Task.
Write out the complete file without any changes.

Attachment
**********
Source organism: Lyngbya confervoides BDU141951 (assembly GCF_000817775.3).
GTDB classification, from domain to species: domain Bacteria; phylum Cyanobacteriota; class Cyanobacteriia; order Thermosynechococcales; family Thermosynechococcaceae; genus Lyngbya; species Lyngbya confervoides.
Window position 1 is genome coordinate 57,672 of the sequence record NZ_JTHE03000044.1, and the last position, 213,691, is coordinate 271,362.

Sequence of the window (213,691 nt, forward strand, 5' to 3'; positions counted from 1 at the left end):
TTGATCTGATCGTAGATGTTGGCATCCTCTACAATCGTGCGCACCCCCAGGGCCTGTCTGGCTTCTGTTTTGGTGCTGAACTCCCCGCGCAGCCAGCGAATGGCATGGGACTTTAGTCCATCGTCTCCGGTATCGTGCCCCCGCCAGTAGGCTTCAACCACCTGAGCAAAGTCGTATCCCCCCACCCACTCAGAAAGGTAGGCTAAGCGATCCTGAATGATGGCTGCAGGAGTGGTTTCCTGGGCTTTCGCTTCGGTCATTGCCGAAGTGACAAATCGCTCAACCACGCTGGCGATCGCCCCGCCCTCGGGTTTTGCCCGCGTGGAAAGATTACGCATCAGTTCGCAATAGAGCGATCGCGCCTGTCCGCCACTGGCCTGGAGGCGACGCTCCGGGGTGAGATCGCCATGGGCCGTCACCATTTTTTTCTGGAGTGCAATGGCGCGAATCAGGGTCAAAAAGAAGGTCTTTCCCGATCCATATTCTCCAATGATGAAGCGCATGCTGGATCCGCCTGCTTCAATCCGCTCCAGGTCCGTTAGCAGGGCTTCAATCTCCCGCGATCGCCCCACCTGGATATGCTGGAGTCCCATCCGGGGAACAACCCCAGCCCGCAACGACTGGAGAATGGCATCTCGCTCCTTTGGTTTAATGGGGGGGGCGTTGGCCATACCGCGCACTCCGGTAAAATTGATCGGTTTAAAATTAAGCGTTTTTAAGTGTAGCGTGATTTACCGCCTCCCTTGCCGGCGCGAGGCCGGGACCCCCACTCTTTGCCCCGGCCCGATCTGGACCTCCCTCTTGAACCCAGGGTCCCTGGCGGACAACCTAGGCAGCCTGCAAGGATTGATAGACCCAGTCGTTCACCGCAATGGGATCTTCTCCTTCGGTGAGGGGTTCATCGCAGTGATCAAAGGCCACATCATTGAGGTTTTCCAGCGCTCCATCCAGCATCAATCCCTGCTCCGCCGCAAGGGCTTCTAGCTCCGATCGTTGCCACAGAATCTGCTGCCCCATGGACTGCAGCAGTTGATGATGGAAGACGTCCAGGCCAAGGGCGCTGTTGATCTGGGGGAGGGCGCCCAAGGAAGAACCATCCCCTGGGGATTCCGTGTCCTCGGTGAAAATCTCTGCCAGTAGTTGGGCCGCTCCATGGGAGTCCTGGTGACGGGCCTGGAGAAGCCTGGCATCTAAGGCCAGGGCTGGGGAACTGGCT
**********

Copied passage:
Source organism: Lyngbya confervoides BDU141951 (assembly GCF_000817775.3).
GTDB classification, from domain to species: domain Bacteria; phylum Cyanobacteriota; class Cyanobacteriia; order Thermosynechococcales; family Thermosynechococcaceae; genus Lyngbya; species Lyngbya confervoides.
Window position 1 is genome coordinate 57,672 of the sequence record NZ_JTHE03000044.1, and the last position, 213,691, is coordinate 271,362.

Sequence of the window (213,691 nt, forward strand, 5' to 3'; positions counted from 1 at the left end):
TTGATCTGATCGTAGATGTTGGCATCCTCTACAATCGTGCGCACCCCCAGGGCCTGTCTGGCTTCTGTTTTGGTGCTGAACTCCCCGCGCAGCCAGCGAATGGCATGGGACTTTAGTCCATCGTCTCCGGTATCGTGCCCCCGCCAGTAGGCTTCAACCACCTGAGCAAAGTCGTATCCCCCCACCCACTCAGAAAGGTAGGCTAAGCGATCCTGAATGATGGCTGCAGGAGTGGTTTCCTGGGCTTTCGCTTCGGTCATTGCCGAAGTGACAAATCGCTCAACCACGCTGGCGATCGCCCCGCCCTCGGGTTTTGCCCGCGTGGAAAGATTACGCATCAGTTCGCAATAGAGCGATCGCGCCTGTCCGCCACTGGCCTGGAGGCGACGCTCCGGGGTGAGATCGCCATGGGCCGTCACCATTTTTTTCTGGAGTGCAATGGCGCGAATCAGGGTCAAAAAGAAGGTCTTTCCCGATCCATATTCTCCAATGATGAAGCGCATGCTGGATCCGCCTGCTTCAATCCGCTCCAGGTCCGTTAGCAGGGCTTCAATCTCCCGCGATCGCCCCACCTGGATATGCTGGAGTCCCATCCGGGGAACAACCCCAGCCCGCAACGACTGGAGAATGGCATCTCGCTCCTTTGGTTTAATGGGGGGGGCGTTGGCCATACCGCGCACTCCGGTAAAATTGATCGGTTTAAAATTAAGCGTTTTTAAGTGTAGCGTGATTTACCGCCTCCCTTGCCGGCGCGAGGCCGGGACCCCCACTCTTTGCCCCGGCCCGATCTGGACCTCCCTCTTGAACCCAGGGTCCCTGGCGGACAACCTAGGCAGCCTGCAAGGATTGATAGACCCAGTCGTTCACCGCAATGGGATCTTCTCCTTCGGTGAGGGGTTCATCGCAGTGATCAAAGGCCACATCATTGAGGTTTTCCAGCGCTCCATCCAGCATCAATCCCTGCTCCGCCGCAAGGGCTTCTAGCTCCGATCGTTGCCACAGAATCTGCTGCCCCATGGACTGCAGCAGTTGATGATGGAAGACGTCCAGGCCAAGGGCGCTGTTGATCTGGGGGAGGGCGCCCAAGGAAGAACCATCCCCTGGGGATTCCGTGTCCTCGGTGAAAATCTCTGCCAGTAGTTGGGCCGCTCCATGGGAGTCCTGGTGACGGGCCTGGAGAAGCCTGGCATCTAAGGCCAGGGCTGGGGAACTGGCT